Tuesday, August 9, 2011

A new IMF paper on multipliers

Have you ever wished that Romer and Romer's (2010) identification method for fiscal multipliers was expanded to multiple countries and incorporated both spending and tax policy? Well now you have it (HT - Bruce Bartlett). I've read the first several pages and skimmed the rest. This provides a great overview of the macroeconometric identification problems I was discussing earlier, and presents results for both the corrected and uncorrected estimates to demonstrate the endogeneity bias. The results? Fiscal contraction is contractionary and fiscal expansion is expansionary. Keep in mind, of course, that while this corrects for endogeneity bias it mushes together periods we would expect to be more and less expansionary. I can't get the picture to copy, but there's a nice illustration on page 13 of the extent of the bias.


  1. Nice - thanks. This is similar to approaches that consider tax changes to pay down debt exogenous. The motivator of the decision is decisions about the debt (or in this case a surplus fund) that were made long before current economic conditions, and therefore exogenous to current conditions.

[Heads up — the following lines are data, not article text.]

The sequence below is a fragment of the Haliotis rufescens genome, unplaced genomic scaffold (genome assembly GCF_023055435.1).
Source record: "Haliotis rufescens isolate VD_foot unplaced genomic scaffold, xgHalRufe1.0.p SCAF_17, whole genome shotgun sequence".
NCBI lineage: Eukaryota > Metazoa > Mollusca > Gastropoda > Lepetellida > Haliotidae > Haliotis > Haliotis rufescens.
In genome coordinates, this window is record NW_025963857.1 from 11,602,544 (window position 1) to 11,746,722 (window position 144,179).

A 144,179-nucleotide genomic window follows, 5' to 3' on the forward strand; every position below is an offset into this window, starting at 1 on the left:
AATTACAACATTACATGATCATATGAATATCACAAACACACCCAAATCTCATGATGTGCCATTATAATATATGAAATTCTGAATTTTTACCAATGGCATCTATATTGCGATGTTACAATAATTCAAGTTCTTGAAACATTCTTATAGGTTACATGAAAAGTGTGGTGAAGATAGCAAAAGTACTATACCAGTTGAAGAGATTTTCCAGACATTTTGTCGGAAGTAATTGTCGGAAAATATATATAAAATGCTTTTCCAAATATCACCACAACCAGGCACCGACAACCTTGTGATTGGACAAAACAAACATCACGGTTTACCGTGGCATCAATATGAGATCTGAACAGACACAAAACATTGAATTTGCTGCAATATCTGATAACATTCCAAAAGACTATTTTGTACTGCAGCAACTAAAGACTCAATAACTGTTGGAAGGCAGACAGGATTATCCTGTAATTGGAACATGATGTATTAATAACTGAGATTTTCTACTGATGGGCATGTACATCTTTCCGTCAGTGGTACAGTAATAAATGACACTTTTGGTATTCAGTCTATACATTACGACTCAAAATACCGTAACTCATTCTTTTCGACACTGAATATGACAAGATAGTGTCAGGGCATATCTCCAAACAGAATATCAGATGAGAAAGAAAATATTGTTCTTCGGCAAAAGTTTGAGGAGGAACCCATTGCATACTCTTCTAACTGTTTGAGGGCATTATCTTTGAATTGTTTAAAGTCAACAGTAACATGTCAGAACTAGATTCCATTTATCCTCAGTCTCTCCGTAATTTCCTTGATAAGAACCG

I need to look at this more closely, but one concern of course is whether it's making inter-state comparisons. States don't have independent monetary authorities. There's spillover, etc. That stuff impacts actual multipliers, but it also adds an estimation problem - you're estimating a state multiplier off of the difference between that state and other states its potentially spilling over into.

    State stuff is messy, but the attraction is of course that there's more data. I'll take a closer look at this - thanks Robert.

    Does anyone else know of any good solid multiplier studies - particularly those solving the endogeneity problem??


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